The state Department of Human Services announced it is eliminating its funding for the program because the agency is facing a budget shortfall of more than $100 million this fiscal year. It is implementing $45 million in cuts that include slashing 91 positions and reducing several public-assistance programs and will seek supplementary funding to help fill the remaining gap.
The state has spent more than $70 million in federal discretionary Temporary Assistance to Needy Families money on the Marriage Initiative since the program began under Gov. Frank Keating in 1999. It provided counseling, workshops and other support services for thousands of Oklahomans with the goal of reducing the rate of divorce as a way to combat poverty. In 2002, initiative leaders abandoned the goal of reducing divorce rates, saying it was unattainable, and the program’s purpose began shifting to encouraging healthy marriages and families.
Still, the initiative drew scrutiny as Oklahoma’s rates of divorce, unmarried cohabitation and single-parent families increased while the percentage of households with married couples declined. These reflected national trends. The state’s poverty rate also rose, although it slipped in 2013 and 2014, while remaining above the national rate.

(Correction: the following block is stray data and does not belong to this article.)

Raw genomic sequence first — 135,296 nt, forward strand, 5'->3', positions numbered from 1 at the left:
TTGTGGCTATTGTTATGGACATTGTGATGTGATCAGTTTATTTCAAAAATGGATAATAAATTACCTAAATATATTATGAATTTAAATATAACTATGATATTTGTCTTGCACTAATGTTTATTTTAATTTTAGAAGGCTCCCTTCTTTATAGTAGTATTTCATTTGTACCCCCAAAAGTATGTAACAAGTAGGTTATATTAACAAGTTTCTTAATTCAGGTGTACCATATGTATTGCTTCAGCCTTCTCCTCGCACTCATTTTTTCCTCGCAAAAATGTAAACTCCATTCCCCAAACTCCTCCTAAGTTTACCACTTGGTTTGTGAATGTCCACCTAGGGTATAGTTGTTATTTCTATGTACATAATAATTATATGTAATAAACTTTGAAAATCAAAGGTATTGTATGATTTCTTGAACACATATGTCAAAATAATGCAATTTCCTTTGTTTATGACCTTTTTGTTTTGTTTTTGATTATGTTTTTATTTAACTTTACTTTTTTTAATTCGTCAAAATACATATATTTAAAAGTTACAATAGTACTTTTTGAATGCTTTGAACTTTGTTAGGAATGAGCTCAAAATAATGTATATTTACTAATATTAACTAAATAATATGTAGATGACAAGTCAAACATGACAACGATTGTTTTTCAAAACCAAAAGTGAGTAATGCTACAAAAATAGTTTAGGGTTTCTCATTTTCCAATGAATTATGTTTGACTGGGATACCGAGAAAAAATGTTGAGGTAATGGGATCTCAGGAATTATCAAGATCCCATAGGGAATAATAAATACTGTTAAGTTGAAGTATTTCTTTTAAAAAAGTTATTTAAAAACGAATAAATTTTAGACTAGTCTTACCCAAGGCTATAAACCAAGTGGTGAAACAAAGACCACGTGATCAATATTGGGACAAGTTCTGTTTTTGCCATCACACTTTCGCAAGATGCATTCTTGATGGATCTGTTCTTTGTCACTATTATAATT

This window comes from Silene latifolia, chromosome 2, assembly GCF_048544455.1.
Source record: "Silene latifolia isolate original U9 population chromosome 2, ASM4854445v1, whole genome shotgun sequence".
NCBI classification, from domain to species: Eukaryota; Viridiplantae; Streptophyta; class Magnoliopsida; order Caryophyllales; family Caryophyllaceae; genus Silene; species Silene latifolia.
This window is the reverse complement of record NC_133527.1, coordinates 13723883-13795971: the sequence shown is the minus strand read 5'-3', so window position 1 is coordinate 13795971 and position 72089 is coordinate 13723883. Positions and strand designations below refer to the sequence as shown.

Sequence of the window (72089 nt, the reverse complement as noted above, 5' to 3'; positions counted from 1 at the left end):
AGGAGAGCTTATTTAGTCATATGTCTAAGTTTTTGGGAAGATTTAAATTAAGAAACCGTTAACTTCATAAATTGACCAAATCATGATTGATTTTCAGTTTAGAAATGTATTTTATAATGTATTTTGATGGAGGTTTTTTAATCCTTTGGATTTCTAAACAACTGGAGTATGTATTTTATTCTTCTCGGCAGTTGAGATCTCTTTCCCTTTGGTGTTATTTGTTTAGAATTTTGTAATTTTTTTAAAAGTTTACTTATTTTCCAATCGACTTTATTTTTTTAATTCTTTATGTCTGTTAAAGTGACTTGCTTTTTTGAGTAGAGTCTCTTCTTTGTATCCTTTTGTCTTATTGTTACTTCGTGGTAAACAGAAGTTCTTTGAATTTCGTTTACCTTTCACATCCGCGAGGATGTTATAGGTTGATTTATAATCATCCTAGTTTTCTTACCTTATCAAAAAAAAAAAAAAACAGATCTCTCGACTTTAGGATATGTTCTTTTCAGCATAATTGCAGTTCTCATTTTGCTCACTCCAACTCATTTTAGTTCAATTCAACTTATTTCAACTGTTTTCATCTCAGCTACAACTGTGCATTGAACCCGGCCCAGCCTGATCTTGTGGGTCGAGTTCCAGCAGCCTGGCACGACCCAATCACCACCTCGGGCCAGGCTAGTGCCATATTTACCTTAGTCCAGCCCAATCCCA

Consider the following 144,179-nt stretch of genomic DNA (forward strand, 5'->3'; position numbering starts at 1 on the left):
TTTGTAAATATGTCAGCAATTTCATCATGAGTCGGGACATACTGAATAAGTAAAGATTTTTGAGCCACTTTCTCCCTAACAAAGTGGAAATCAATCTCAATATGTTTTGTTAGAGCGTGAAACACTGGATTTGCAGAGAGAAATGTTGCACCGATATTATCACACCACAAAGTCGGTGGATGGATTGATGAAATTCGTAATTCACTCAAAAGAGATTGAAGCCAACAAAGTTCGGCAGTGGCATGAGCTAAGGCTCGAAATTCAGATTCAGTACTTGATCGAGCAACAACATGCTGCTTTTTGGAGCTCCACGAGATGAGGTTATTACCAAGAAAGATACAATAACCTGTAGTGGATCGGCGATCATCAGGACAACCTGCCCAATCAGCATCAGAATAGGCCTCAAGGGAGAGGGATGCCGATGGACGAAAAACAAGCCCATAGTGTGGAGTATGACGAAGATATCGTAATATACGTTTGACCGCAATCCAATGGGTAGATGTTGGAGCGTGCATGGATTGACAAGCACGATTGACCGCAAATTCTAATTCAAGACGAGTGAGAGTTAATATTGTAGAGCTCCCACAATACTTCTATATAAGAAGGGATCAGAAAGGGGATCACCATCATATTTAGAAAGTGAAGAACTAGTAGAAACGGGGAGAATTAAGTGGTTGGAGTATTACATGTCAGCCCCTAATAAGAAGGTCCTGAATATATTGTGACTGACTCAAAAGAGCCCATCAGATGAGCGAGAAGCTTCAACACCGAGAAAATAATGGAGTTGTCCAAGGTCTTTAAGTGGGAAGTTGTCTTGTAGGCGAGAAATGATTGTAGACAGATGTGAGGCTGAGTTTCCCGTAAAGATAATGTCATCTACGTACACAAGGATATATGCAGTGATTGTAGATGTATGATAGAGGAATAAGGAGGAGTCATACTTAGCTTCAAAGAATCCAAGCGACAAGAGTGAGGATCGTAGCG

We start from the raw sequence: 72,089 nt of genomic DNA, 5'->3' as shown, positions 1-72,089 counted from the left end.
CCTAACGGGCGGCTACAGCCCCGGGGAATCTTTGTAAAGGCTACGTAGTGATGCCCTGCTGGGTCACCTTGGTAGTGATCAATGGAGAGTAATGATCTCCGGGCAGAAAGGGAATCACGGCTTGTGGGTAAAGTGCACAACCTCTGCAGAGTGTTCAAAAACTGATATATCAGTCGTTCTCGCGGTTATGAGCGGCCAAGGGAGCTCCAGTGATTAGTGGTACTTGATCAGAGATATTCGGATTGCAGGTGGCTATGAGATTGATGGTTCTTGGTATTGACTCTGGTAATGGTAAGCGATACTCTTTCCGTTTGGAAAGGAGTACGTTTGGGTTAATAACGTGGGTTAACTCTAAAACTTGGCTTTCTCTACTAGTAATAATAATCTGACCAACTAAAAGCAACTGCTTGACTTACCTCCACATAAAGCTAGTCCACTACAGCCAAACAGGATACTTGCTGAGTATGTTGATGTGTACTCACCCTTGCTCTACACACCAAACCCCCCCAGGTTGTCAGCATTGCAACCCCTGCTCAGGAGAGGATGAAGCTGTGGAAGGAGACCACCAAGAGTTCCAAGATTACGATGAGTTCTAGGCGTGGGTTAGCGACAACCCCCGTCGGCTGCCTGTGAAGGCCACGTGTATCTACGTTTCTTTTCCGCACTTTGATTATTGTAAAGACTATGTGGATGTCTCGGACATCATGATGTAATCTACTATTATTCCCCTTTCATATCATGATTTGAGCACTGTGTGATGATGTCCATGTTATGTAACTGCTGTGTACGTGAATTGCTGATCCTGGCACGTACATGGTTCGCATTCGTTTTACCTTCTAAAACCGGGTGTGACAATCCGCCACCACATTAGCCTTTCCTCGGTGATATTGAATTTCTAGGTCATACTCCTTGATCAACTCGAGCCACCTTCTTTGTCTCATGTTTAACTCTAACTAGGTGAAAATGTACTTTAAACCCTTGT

In 2012, Oklahoma had the third highest divorce rate in the country, measured by the Census Bureau as the percentage of people aged 15 and over who are currently divorced. The 13.5 percent who said they were divorced was also an increase from the 11.6 percent who reported in the 2010 Census that they were divorced.
The latest data from the National Center for Health Statistics shows Oklahoma’s divorce rate in 2014 was again the third highest in the country and well above the national rate.
Concerns about the program prompted Sen. Kyle Loveless, R-Oklahoma City, to unsuccessfully push a bill this year to end the state’s involvement. in the program.
The program was also the subject of an interim study last year. Rep. Mark McCullough, R-Sapulpa, who requested the study, said the goals were laudable, but he said it was important to scrutiny the services and its results.
“When Gov. Keating kicked off the marriage initiative, it was very ambitious,” McCullough said during a hearing in November. “The idea was to reduce our divorce rate in Oklahoma by 25 percent, and quite frankly that was probably an unrealistic goal.”
Sheree Powell, a DHS spokeswoman, said the cut was an example of the agency having to eliminate programs that aren’t considered part of its “core mission.”
“The things and services we offer add value to peoples’ lives and make their lives better,” she said. “But if they are not part of our core mission, like feeding people, helping with temporary assistance for those without jobs and caring for those with disabilities, those are extra things that add value but we can’t do any longer.”
A number of organizations received funding through the initiative. But the bulk of the money went to Public Strategies Inc., which was founded in 1990 by Mary Myrick, a Republican political consultant. The company did not respond to a call seeking comment Wednesday, so it was unclear if the firm plans to continue marriage programs relying on other sources of funding.
Public Strategies had described the Marriage Initiative on its website as “the largest and longest-standing state-level healthy marriage and relationship program in the nation.”